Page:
Whenever the current level of the oxygen sensor causes the voltage drop across R1 to exceed the threshold voltage (Vthreshold) determined by Equation 3.1, FET 104 will turn off and the current source 112 will cause the drain of FET 104 to move positive thereby turning on Switch 114 (FET N11). Switch 114 in conjunction with the current source load 116 amplifies and inverts this transition thereby causing the output signal (REDNIR) of invertor 118 to transition high, as indicated at 704. FET 120, which was activated when Switch 110 closed, clamps the drain of FET 104 at the threshold level of FET 120. This prevents the occurrence of a large voltage swing at the drain of FET 104, thus reducing the transition time at this node. As indicated at transition 706, output voltage (REDNIR) transitions low and the corresponding pacemaker logic turns off power to oxygen sensor (OXYON).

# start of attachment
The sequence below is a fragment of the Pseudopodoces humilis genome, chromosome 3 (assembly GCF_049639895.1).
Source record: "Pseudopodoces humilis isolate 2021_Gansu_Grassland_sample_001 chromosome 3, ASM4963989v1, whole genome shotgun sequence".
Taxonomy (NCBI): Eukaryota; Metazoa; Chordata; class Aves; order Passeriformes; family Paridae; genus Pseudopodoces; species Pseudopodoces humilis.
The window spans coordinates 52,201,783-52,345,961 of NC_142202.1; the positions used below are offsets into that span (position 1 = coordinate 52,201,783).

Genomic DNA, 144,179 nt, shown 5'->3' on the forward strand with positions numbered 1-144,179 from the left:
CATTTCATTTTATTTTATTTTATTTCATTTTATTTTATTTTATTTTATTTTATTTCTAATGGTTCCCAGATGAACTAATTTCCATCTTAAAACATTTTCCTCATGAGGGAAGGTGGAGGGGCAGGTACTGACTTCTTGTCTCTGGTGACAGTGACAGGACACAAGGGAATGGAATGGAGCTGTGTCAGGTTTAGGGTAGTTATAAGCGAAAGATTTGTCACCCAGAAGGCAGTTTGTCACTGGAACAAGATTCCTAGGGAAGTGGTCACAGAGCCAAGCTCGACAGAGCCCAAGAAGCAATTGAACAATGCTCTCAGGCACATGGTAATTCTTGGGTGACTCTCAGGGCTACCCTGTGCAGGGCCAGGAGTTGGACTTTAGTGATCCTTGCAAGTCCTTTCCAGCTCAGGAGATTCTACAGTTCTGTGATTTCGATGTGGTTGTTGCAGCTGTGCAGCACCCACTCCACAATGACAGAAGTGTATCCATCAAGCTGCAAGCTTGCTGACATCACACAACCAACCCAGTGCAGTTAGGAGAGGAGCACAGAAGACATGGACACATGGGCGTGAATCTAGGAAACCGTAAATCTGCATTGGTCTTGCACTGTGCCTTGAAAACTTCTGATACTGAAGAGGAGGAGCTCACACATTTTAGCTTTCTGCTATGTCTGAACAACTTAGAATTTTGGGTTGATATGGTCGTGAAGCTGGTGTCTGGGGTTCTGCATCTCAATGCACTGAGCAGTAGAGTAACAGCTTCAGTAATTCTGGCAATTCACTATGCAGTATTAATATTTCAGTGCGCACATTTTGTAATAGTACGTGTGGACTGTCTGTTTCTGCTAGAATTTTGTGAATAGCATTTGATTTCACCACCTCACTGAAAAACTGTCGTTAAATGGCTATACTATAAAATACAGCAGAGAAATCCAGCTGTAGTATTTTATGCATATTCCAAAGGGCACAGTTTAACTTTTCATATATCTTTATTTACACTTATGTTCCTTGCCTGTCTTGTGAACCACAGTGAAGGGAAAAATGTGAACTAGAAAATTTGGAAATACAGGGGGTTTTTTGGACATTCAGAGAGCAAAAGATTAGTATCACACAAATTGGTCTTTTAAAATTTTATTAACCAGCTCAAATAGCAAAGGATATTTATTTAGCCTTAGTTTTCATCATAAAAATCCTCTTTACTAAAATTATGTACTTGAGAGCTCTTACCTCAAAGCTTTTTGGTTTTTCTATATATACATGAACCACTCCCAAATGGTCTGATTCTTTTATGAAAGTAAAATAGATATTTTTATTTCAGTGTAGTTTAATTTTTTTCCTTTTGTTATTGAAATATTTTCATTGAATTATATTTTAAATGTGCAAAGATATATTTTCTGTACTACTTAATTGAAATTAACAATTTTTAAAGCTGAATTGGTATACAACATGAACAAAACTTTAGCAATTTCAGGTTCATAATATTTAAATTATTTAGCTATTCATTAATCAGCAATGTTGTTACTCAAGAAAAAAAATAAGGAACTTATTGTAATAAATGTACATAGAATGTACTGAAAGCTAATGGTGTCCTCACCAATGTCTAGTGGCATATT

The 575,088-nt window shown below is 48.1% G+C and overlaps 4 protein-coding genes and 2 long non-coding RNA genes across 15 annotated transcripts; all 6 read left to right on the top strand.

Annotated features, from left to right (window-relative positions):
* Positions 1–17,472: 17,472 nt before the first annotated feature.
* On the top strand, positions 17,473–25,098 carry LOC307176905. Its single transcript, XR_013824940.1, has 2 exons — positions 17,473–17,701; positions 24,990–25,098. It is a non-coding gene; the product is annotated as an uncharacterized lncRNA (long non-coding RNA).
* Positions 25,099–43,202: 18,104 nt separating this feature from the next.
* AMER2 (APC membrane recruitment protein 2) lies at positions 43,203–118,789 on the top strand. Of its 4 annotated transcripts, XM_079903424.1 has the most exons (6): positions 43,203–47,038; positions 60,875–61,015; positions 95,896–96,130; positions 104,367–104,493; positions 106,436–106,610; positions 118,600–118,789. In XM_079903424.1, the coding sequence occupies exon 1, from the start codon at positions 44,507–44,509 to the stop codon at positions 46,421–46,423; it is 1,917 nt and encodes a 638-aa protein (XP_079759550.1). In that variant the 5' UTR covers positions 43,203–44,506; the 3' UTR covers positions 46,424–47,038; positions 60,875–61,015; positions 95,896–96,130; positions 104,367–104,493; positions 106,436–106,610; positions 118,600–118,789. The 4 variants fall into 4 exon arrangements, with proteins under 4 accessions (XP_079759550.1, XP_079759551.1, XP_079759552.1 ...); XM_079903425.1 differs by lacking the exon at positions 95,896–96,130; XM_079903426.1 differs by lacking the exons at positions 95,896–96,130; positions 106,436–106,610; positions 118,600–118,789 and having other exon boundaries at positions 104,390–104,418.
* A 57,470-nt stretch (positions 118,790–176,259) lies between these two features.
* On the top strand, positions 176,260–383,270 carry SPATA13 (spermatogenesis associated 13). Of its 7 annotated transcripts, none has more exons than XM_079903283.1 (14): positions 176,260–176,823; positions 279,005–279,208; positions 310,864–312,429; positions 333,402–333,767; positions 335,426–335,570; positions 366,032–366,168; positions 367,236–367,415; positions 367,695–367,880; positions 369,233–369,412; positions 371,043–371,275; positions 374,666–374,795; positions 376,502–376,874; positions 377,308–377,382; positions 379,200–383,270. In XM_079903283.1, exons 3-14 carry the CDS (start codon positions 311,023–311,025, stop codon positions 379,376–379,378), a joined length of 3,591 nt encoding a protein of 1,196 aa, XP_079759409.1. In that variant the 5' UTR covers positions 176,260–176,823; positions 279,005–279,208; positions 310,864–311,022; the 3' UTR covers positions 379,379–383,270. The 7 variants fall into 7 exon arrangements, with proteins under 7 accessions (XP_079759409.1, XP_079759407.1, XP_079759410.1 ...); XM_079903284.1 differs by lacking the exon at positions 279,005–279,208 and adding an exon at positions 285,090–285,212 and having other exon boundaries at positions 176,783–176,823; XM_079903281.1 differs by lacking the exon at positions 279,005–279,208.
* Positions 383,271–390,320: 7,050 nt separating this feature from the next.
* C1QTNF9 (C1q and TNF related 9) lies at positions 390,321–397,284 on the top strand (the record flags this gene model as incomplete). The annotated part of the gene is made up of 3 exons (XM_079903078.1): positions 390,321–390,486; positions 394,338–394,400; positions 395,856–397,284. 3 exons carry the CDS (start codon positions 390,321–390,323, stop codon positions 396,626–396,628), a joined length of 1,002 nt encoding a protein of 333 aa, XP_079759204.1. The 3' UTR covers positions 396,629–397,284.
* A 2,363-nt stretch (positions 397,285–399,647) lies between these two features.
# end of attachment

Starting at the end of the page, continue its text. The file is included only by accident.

Since the threshold of the comparator circuit automatically adjusts itself to 2/3 the current level of the RED LED, the magnitude of the current levels can vary considerably from sensor to sensor and not effect the recovery of the sensor signal. The only requirement is that the change in current must exceed 1/3 of the RED LED current level. In the preferred embodiment, the IR LED current level is set at 1/3 that of the RED LED current level, thus causing a current level change of 2/3 the RED LED current level. In the preferred embodiment, the ratio between the two current levels is tightly controlled due to IC component matching characteristics. This concept has eliminated the need for a trimmed sensor current level.